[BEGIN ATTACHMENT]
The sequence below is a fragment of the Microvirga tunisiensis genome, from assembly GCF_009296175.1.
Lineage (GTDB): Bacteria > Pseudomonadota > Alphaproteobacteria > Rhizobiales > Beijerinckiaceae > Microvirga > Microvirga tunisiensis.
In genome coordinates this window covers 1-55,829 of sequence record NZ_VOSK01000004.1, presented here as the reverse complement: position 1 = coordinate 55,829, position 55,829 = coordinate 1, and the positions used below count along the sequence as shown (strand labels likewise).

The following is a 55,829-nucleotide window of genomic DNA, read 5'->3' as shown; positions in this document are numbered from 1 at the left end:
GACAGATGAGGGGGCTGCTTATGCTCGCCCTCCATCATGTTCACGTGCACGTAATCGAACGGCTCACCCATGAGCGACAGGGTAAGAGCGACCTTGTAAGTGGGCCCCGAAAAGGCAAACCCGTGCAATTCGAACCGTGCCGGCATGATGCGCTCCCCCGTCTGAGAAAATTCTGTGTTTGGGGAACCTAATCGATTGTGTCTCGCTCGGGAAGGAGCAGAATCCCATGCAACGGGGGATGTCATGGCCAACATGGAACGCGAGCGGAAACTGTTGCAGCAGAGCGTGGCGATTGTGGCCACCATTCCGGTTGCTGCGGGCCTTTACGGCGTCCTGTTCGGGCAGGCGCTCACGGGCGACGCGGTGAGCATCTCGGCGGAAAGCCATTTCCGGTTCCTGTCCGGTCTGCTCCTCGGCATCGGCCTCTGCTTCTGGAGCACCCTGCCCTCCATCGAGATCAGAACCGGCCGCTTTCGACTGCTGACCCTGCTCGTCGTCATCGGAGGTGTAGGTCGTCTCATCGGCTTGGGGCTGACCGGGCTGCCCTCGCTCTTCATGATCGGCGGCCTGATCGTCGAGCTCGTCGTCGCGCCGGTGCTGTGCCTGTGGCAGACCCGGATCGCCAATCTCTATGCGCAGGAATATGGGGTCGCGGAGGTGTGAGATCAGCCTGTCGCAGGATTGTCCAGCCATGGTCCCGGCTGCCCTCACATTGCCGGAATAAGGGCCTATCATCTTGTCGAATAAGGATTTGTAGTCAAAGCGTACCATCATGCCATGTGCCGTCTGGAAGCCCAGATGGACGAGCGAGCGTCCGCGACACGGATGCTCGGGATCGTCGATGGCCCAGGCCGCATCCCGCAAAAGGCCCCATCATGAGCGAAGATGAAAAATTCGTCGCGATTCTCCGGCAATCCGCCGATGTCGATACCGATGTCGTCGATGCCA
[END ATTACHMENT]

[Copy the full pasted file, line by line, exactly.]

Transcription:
The sequence below is a fragment of the Microvirga tunisiensis genome, from assembly GCF_009296175.1.
Lineage (GTDB): Bacteria > Pseudomonadota > Alphaproteobacteria > Rhizobiales > Beijerinckiaceae > Microvirga > Microvirga tunisiensis.
In genome coordinates this window covers 1-55,829 of sequence record NZ_VOSK01000004.1, presented here as the reverse complement: position 1 = coordinate 55,829, position 55,829 = coordinate 1, and the positions used below count along the sequence as shown (strand labels likewise).

The following is a 55,829-nucleotide window of genomic DNA, read 5'->3' as shown; positions in this document are numbered from 1 at the left end:
GACAGATGAGGGGGCTGCTTATGCTCGCCCTCCATCATGTTCACGTGCACGTAATCGAACGGCTCACCCATGAGCGACAGGGTAAGAGCGACCTTGTAAGTGGGCCCCGAAAAGGCAAACCCGTGCAATTCGAACCGTGCCGGCATGATGCGCTCCCCCGTCTGAGAAAATTCTGTGTTTGGGGAACCTAATCGATTGTGTCTCGCTCGGGAAGGAGCAGAATCCCATGCAACGGGGGATGTCATGGCCAACATGGAACGCGAGCGGAAACTGTTGCAGCAGAGCGTGGCGATTGTGGCCACCATTCCGGTTGCTGCGGGCCTTTACGGCGTCCTGTTCGGGCAGGCGCTCACGGGCGACGCGGTGAGCATCTCGGCGGAAAGCCATTTCCGGTTCCTGTCCGGTCTGCTCCTCGGCATCGGCCTCTGCTTCTGGAGCACCCTGCCCTCCATCGAGATCAGAACCGGCCGCTTTCGACTGCTGACCCTGCTCGTCGTCATCGGAGGTGTAGGTCGTCTCATCGGCTTGGGGCTGACCGGGCTGCCCTCGCTCTTCATGATCGGCGGCCTGATCGTCGAGCTCGTCGTCGCGCCGGTGCTGTGCCTGTGGCAGACCCGGATCGCCAATCTCTATGCGCAGGAATATGGGGTCGCGGAGGTGTGAGATCAGCCTGTCGCAGGATTGTCCAGCCATGGTCCCGGCTGCCCTCACATTGCCGGAATAAGGGCCTATCATCTTGTCGAATAAGGATTTGTAGTCAAAGCGTACCATCATGCCATGTGCCGTCTGGAAGCCCAGATGGACGAGCGAGCGTCCGCGACACGGATGCTCGGGATCGTCGATGGCCCAGGCCGCATCCCGCAAAAGGCCCCATCATGAGCGAAGATGAAAAATTCGTCGCGATTCTCCGGCAATCCGCCGATGTCGATACCGATGTCGTCGATGCCA